Premier research laboratory, the Center for Cellular and Molecular Biology (CCMB), Hyderabad plans to set up a Biotechnology Innovation center on its campus to encourage innovative technology development by its staff members as well as others.
By Narayanan Suresh
CCMB, the 30-year-old iconic genetics research center of the Council of Scientific and Industrial Research (CSIR) is embarking on innovation promotion mission with the plan to set up a 40,000 square feet ( Sq.ft) Innovation Center to stimulate translation of scientific breakthroughs into business ventures
“All the scientists and research students will be encouraged to take up entrepreneurship ideas through the innovation center, “the new CCMB director, Dr Rakesh Mishra revealed during a recent panel discussion on fostering innovation in the country, organized by the Federation of Asian Biotech Associations (FABA) in Hyderabad. The Panel discussion was moderated by ABLE’s COO, Narayanan Suresh.
CCMB has had a key role in the growth of India’s biotech industry. It incubated Shantha Biotechniques in the 1990s and CCMB helped with the development of the technology to manufacture the country’s first recombinant DNA product, a Hepatitis B vaccine generic version for Shantha. Since then many budding entrepreneurs have used CCMB facilities for their work.
Well known for its cutting edge research work in the field of genetics, CCMB has already thrown open its facilities to start-ups, innovators and micro, small and medium enterprises (MSMEs) as part of the national mission to promote affordable healthcare solutions.
This is done through the CRTDHs( Common Research and Technology Development Hub) for MSMEs scheme started by the Government of India’s Department of Scientific and Industrial Research (DSIR). CCMB hosts one of three CRTDH in this field in the country.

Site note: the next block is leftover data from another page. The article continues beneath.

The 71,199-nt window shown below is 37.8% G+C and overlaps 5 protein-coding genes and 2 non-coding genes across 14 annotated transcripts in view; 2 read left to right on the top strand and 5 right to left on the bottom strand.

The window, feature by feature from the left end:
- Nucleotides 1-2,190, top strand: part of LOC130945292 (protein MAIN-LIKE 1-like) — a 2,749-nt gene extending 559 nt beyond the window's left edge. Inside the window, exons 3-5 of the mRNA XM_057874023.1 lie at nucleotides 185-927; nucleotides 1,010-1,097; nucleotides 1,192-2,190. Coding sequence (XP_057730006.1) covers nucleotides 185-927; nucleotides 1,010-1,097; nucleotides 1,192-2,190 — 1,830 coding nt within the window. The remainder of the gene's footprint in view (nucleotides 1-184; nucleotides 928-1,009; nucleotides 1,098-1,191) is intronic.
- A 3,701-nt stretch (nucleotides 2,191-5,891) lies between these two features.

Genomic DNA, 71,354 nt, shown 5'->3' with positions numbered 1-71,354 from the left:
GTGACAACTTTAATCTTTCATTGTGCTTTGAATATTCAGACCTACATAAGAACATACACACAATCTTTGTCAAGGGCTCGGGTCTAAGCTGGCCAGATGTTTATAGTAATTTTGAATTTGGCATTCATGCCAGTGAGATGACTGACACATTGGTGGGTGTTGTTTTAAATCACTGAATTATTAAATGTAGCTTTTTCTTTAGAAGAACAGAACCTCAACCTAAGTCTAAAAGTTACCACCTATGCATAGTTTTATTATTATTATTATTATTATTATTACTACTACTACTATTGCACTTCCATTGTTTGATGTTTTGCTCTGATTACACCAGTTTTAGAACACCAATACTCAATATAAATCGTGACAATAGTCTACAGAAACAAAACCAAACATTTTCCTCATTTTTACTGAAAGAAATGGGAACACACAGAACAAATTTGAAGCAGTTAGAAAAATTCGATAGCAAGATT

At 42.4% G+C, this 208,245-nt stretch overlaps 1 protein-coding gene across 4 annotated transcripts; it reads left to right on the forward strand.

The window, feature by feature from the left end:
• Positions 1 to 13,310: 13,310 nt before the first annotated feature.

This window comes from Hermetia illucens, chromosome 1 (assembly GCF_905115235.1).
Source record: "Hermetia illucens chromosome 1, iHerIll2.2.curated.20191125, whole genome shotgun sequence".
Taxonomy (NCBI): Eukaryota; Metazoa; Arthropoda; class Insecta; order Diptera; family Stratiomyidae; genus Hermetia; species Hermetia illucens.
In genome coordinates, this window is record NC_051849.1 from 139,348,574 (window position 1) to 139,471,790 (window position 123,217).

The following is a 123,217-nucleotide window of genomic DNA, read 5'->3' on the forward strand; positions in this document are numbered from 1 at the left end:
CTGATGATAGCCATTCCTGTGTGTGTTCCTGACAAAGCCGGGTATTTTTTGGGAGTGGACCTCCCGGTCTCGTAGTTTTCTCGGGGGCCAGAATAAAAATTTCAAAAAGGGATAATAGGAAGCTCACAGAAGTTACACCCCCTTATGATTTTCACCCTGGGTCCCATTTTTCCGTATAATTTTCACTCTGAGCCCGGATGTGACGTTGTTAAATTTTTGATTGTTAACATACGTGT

The CCMB-CRDTH is a fully air-conditioned 10,000 sq.ft facility that provides affordable access to sophisticated equipment test facility, infrastructure and intellectual support to MSMEs for short and long term use.
Dr Mishra said the facility is relevant for standard research work in biochemical, molecular and cell biology work. In fact, all the sophisticated equipments in the laboratory are also available to start-ups for a small fee. The CRTDH is run on a non-commercial but cost plus basis for innovators wanting to use the facilities.
“ Many innovators with good ideas may face difficulties in translating it into marketable products or services due to lack of an ecosystem for innovation including availability of sophisticated test facilities, equipment and infrastructure,” Dr Mishra said. “CCMB will strive to help them overcome these aspects in every possible way.”
The laboratory runs a CCMB-Young Innovators programme to encourage school students in classes 8 to 12 to take up science projects and selects 15 students every year from schools in Hyderabad. These students spend two weeks in the CCMB premises to familiarize themselves with the research processes and also conduct their own small experiments there.
(The writer is the Chief Operating Officer of ABLE)